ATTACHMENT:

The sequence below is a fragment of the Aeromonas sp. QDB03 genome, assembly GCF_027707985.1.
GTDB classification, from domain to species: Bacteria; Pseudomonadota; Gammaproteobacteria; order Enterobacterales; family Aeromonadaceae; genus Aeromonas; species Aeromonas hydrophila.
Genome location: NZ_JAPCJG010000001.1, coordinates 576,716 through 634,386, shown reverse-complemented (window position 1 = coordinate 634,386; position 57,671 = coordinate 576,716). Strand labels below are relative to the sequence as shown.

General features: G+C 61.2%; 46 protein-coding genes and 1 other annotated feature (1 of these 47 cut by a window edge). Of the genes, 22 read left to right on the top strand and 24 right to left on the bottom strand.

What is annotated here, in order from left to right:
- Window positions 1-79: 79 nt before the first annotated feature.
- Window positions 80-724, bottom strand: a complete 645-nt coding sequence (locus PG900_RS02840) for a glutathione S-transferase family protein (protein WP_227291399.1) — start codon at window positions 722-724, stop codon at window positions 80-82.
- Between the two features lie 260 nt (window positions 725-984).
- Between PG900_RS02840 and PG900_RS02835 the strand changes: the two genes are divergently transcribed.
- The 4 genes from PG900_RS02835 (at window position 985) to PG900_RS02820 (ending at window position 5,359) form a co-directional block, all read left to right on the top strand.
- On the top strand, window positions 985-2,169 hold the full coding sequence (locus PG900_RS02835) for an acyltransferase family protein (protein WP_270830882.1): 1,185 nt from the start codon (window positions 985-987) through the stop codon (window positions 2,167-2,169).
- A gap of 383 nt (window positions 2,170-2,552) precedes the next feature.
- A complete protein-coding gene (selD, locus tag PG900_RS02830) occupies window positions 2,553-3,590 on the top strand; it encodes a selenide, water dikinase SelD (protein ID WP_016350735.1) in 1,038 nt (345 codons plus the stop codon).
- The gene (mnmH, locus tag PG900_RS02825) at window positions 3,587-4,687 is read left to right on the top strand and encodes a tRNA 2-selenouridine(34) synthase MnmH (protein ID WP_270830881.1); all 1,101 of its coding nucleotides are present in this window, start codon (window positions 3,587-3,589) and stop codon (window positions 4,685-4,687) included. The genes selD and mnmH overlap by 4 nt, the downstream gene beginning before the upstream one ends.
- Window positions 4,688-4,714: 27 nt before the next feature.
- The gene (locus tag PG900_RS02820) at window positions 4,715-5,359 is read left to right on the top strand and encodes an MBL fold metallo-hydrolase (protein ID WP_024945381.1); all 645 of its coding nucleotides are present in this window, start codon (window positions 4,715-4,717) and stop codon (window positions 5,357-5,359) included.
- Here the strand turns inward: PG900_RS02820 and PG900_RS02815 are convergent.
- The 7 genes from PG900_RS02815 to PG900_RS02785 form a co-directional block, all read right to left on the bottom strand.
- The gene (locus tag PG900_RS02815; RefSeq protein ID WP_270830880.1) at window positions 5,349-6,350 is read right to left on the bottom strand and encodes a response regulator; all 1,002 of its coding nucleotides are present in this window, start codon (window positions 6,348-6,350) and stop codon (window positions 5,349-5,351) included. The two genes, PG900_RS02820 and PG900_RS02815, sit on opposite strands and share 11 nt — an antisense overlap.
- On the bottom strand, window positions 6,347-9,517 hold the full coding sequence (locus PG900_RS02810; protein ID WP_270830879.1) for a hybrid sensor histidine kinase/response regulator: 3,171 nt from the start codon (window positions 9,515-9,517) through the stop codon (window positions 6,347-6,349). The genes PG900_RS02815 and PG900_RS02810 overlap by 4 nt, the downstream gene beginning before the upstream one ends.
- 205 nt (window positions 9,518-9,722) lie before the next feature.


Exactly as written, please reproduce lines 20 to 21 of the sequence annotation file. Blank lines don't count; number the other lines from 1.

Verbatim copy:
- On the bottom strand, window positions 6,347-9,517 hold the full coding sequence (locus PG900_RS02810; protein ID WP_270830879.1) for a hybrid sensor histidine kinase/response regulator: 3,171 nt from the start codon (window positions 9,515-9,517) through the stop codon (window positions 6,347-6,349). The genes PG900_RS02815 and PG900_RS02810 overlap by 4 nt, the downstream gene beginning before the upstream one ends.
- 205 nt (window positions 9,518-9,722) lie before the next feature.